With the long Indian home season now approaching its last leg, the four-Test series against Australia will be an opportunity for a certain Ravichandran Ashwin to once again make merry on conducive wickets by running through the opposition batting order.
While the Indian team has been at its dominant best in the five-day format for the last six months or so, winning every game that came along the way, save for a draw at Rajkot against England, it would not be too far-fetched to say that Ashwin, along with Ravindra Jadeja, has been the toast of India's performances, and we're not just talking about the bowling department here.
Ashwin got his first foray into international cricket in 2010 during the tri-series also featuring Zimbabwe and Sri Lanka, before finally making his Test debut against West Indies a year later. His selection into the side was on the basis of consistent performances in the domestic circuit as well as in the Indian Premier League (IPL), and it was in the Border Gavaskar Trophy in 2013 that he made his first big breakthrough, collecting 29 wickets to become only the third Indian bowler ever to take 25-plus wickets in a Test series.
He was also among the leading wicket-takers in the Champions Trophy later that year, although the tournament was one of the few occasions where spin partner Jadeja outshone him by a distance.
His rise in the Indian team, however, meant that Harbhajan Singh had to deal with intense competition for the lead spinner's slot, and eventually lost the battle over a period of time under the captaincy of Mahendra Singh Dhoni. While Harbhajan, who himself has 417 wickets to his credit, can hope of making a comeback in the limited-overs scene, it is safe to say that it would be a very difficult prospect to remove Ashwin from the longest format.
He is no mug with the bat either, as two centuries in the Caribbean last summer as well as four half-centuries against England would suggest. Such had been his form with the bat in recent games that he was even promoted ahead of wicketkeeper-batsman Wriddhiman Saha, keeping his fluent strokeplay in mind. His innings have especially come in handy when the team has been in the doldrums after a top-order collapse. The fact that he started his career off as an opening batsman in the U-14 and U-17 levels might have something to do with his willow-wielding skills.
While he has had his share of lows in recent times, with the 2014-15 tour of Australia as well as last year's IPL being two such cases, Ashwin has largely been riding a wave of success in the last two years or so, which has not only made him indispensable to India's plans as far as home tracks are concerned, but has also made him the No 1 ICC Test bowler and all-rounder (and got him the 2016 ICC Test Cricketer of the Year Award as well).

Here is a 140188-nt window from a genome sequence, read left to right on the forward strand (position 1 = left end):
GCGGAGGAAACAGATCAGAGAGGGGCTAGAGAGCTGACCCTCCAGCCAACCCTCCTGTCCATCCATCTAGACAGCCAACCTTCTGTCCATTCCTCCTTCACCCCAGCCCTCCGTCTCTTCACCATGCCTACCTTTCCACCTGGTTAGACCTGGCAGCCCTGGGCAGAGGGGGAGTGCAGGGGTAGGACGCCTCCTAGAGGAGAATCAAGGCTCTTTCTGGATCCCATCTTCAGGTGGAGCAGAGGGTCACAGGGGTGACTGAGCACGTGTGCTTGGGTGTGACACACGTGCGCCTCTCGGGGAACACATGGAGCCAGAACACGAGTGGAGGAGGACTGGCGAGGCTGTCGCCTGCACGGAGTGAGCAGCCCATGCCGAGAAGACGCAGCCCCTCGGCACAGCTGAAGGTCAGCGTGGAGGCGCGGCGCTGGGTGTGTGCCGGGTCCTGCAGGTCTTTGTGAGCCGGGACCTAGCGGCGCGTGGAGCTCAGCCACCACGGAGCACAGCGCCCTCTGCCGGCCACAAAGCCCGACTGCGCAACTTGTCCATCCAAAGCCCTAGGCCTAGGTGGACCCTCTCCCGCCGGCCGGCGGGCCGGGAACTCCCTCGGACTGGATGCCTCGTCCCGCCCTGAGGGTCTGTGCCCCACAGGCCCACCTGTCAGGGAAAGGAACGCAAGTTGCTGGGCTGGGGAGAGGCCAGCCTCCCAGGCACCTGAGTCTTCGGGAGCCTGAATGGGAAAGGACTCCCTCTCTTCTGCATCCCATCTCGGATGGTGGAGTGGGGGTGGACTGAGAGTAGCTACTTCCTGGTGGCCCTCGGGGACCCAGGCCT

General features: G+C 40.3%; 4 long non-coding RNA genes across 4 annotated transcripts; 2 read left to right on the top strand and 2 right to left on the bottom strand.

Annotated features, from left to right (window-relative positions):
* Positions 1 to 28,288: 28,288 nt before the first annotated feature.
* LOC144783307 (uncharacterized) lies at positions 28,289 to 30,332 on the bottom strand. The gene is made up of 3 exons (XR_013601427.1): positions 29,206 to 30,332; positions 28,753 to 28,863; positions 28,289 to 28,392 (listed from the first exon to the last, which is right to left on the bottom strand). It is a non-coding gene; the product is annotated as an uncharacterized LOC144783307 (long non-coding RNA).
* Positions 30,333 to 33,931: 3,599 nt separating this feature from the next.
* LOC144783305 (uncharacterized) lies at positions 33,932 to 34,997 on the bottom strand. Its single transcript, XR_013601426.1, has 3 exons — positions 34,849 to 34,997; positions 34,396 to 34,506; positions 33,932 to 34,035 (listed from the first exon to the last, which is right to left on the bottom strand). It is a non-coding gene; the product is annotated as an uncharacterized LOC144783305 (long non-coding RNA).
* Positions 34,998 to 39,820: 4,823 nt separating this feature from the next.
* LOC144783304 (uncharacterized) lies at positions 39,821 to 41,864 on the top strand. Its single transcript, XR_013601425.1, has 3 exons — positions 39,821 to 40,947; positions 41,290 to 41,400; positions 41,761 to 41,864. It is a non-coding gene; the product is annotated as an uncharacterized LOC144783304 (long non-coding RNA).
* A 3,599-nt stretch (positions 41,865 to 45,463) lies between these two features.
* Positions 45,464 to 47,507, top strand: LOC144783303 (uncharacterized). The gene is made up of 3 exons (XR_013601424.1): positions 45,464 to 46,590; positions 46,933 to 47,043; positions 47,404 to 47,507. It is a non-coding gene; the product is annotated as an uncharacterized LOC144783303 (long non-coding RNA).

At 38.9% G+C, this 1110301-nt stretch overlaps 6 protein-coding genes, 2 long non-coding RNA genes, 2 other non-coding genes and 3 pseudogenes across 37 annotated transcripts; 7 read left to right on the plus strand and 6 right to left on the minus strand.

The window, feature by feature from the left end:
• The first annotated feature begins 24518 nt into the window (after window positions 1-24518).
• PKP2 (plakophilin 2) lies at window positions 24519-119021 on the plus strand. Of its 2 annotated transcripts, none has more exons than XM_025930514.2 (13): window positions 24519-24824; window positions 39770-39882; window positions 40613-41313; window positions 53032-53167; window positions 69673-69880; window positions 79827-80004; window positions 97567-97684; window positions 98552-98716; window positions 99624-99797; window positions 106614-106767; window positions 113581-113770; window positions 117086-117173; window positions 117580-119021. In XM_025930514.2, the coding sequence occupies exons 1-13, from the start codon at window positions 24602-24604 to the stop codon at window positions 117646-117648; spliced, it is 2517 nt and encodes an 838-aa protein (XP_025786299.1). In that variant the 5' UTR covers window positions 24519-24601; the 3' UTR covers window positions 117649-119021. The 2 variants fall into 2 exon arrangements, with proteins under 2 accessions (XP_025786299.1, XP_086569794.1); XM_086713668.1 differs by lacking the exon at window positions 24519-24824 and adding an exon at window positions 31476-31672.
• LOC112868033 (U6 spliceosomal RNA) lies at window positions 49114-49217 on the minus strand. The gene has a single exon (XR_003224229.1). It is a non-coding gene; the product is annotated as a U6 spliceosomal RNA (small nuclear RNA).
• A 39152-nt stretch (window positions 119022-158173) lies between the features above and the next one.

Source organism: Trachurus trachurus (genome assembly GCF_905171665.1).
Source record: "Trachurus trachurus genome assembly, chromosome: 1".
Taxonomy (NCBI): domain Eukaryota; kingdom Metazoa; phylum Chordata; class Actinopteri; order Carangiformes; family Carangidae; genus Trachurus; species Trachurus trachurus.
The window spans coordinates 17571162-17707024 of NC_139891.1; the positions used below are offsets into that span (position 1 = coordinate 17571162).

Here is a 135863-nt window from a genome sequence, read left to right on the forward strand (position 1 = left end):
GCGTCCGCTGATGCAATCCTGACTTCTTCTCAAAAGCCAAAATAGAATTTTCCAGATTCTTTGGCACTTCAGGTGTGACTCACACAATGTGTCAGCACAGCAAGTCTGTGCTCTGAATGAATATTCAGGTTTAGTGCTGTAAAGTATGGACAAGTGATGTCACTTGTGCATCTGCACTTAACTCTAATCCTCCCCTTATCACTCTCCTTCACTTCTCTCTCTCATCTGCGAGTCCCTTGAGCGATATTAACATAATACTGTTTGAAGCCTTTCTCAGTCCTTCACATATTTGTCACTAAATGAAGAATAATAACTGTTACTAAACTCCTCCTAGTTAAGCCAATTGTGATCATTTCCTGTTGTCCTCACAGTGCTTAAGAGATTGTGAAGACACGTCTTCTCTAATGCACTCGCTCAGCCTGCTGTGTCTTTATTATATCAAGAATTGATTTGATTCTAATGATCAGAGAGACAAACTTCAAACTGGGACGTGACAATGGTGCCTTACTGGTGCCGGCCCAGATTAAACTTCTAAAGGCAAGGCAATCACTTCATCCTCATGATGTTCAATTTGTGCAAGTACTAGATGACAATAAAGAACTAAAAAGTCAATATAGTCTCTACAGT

His dominance began with the tour of Sri Lanka in 2015, followed by the four-Test series against South Africa, in which he sent the Proteas into a tizzy by collecting 31 wickets as the Indians romped to a 3-0 series win. And it has only grown in leaps and bounds in the last six months, in which he finished as the highest wicket-taker both in the Test series against New Zealand and England.
Against Alastair Cook and Co, he was instrumental in triggering collapses on deteriorating pitches that fully assisted him in foxing the batsmen with his variations, which played a vital role in the visitors' 0-4 series loss.
While he was the second-fastest to 200 Test wickets, such was his form in the home Test season that he soon became the fastest to 250 career wickets in the format, surpassing Dennis Lillee's record by three matches during the recent one-off Test against Bangladesh, dismissing Mushfiqur Rahim at the end of the first innings to get there. The Tamil Nadu off-spinner will hope to get as close to the 300-wicket milestone as possible. He has another 10 Tests to break yet another record held by the Australian pace legend, which is the fastest to 300 Test wickets.
While he had Kane Williamson's number in the Tests series against New Zealand, England's Ben Stokes was his bunny in the subsequent series, and he removed the Englishman five times in as many Tests. It remains to be seen who Ashwin targets in the upcoming Tests against Australia, with captain Steve Smith and vice-captain David Warner being two of the most formidable batsmen among the visitors.
While the Australian squad for the upcoming series has a quality player of spin in Smith, there are quite a few members in the side who have a lot of distance to cover to perfect that art, something that Ashwin will be hoping to take advantage of in order to preserve his status as the leading Test bowler with another 20-plus haul in the series. Given his run in recent times, it would be safe to say that he certainly stands out as a favourite to achieve that, as are India's chances of completing a 4-0 whitewash in the series.